“So like, right now, this kind of fall season we have is pretty much dedicated just to training, which is amazing for a freshman, because usually you come in and they’re just throwing everything at you. Right now we’re really breaking it down so everybody can develop and kinda learn the playbook a lot better, and when we get to the spring we can just go go go, which is really nice,” Poisson said.
Official decisions about exactly what the winter and spring athletic seasons will look like have yet to be made. Still, Bates said that she remains optimistic about the team being able to compete when spring rolls around.
“I think that’s really what keeps the team going and keeps the hope up, is the hope for the spring season. So it’s just something to look forward to, it’s something to strive for still,” Bates said.
Bates’ optimism is shared by many of her fellow student athletes. This can be seen in the women’s basketball team’s motto for the season, which is “attack the unknown.” According to junior basketball player Kate Majerus, the team is hopeful that their season will be able to start as planned, but the world right now is far from predictable.
“With so much uncertainty, we are making it a priority to not just get through the unknown, but to aggressively and proactively do all that we can to make the most of every day,” Majerus said.
Still, maintaining a positive attitude all of the time can be challenging. Hope for the spring season is motivating many of the athletes to put their all into their training right now. However, that light at the end of the tunnel is a long way off, which can make staying motivated a struggle.
“It’s extremely difficult practicing knowing there isn’t a game waiting for us at the end of the week,” Young said.
Despite the disappointment he feels over not being able to compete, Young said that he still supports the decision made by the college to cancel the fall season. “As tough as it was to accept, I believe Hope made the right decision canceling fall athletics. There are too many variables that go into a football season and other athletics that trying to play right now during a pandemic just wouldn’t work,” Young said.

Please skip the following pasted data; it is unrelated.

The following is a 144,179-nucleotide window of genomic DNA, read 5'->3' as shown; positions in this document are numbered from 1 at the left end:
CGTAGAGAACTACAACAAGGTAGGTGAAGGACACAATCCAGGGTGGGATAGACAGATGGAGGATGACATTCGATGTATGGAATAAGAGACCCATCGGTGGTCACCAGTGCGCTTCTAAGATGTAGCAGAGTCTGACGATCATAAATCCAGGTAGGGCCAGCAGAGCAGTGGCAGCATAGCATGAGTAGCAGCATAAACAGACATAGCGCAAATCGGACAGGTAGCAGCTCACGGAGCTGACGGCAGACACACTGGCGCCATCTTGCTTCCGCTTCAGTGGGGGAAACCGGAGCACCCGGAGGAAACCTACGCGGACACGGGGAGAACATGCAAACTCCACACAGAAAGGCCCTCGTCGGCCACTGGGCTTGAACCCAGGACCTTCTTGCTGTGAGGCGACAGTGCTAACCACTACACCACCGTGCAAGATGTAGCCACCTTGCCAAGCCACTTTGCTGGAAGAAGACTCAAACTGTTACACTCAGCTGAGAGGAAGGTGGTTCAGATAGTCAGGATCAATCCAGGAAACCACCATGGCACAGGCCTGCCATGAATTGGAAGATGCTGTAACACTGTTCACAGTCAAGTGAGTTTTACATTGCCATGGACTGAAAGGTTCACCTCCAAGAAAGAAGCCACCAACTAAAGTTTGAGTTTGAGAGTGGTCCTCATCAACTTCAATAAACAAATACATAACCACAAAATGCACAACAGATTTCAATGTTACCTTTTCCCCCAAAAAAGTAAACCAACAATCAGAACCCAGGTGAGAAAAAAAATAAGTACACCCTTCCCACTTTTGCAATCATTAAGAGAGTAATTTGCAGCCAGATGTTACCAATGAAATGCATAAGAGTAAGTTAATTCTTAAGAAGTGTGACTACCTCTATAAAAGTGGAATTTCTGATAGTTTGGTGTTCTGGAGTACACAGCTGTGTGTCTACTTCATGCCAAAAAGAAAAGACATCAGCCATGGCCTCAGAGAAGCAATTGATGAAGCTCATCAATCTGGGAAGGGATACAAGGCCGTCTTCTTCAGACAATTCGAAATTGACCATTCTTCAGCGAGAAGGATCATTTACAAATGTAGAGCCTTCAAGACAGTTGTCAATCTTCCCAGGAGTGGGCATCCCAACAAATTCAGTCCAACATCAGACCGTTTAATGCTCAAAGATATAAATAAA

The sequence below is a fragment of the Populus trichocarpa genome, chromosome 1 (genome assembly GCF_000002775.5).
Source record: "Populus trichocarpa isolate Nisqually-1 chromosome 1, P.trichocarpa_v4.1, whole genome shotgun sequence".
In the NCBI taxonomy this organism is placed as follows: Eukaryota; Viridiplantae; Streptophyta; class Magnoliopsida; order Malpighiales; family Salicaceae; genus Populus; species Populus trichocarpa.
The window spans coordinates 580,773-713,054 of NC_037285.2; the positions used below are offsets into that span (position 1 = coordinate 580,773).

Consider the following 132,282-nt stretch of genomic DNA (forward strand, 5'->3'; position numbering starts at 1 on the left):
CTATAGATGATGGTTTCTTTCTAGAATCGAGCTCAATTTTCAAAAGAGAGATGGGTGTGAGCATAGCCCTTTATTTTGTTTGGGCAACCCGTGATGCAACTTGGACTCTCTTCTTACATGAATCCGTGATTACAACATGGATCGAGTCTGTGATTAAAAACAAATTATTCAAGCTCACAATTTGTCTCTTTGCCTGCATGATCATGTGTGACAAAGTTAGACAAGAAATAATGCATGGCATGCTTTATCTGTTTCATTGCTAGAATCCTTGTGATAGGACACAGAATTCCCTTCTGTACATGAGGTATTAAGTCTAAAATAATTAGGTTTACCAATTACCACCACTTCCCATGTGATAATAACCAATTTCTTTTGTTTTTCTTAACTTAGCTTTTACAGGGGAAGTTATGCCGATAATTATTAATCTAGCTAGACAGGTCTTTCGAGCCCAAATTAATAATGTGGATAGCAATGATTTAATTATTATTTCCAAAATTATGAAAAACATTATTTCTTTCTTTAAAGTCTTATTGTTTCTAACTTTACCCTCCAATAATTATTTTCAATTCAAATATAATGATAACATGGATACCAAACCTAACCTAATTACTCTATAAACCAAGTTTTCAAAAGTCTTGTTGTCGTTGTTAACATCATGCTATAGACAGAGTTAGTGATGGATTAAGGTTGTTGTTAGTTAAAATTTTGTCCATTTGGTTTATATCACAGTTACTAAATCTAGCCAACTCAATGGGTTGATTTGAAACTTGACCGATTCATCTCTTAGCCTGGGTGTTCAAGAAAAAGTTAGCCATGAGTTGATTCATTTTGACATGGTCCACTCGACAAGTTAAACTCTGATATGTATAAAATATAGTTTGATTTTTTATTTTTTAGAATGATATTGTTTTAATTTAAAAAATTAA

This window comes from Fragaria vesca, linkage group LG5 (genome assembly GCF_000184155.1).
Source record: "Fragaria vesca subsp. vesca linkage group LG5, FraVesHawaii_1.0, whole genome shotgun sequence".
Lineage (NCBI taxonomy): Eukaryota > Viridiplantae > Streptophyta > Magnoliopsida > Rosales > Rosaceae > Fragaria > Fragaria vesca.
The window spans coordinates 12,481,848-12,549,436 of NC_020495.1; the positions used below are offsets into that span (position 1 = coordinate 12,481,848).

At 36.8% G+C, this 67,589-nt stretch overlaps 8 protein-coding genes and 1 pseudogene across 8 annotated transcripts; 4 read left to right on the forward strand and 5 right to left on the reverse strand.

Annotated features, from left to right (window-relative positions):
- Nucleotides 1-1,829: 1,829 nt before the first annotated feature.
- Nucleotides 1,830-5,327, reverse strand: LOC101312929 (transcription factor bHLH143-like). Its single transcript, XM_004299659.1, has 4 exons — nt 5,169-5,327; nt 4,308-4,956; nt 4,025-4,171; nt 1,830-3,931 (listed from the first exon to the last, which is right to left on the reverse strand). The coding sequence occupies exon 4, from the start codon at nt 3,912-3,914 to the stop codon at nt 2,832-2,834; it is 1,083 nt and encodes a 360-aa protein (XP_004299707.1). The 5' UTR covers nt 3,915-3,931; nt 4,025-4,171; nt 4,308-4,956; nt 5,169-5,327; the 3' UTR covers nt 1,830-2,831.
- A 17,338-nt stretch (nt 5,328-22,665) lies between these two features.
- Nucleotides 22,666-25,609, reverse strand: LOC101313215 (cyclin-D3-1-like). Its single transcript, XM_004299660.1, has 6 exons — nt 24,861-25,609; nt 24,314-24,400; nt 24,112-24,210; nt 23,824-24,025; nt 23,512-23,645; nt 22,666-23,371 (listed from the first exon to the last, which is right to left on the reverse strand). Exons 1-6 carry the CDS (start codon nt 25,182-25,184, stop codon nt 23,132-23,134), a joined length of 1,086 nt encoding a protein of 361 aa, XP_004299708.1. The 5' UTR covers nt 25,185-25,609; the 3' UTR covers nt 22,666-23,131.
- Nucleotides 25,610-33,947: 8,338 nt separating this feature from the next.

Young is not alone in his support of the college’s decision on this matter. While many student athletes are disappointed by canceled games and altered practices, they also understand that it is for their safety.
“At the end of the day, I’ve always felt the decision-makers at Hope do it right and always have our best interests at heart,” Majerus said.
For now, student athletes are taking things one day at a time and looking for the positives in all of this. Poisson said that his coach has helped players remain optimistic by reminding them each day that they are able to play football. “So we’re just taking every day as a positive and taking it as it comes and doing whatever we can to play some football,” Poisson said.
For students like Poisson and Bates, the game is not all about competition right now. It’s about being grateful to have the opportunity to play the sport they love.
“Right now we are fired up to be on the field. It’s been so long since we’ve been together as a team. I think we could not be happier to be together again and practicing,” Bates said. “And we’re really, really happy to be able to play the sport we love, even if it’s just practicing.”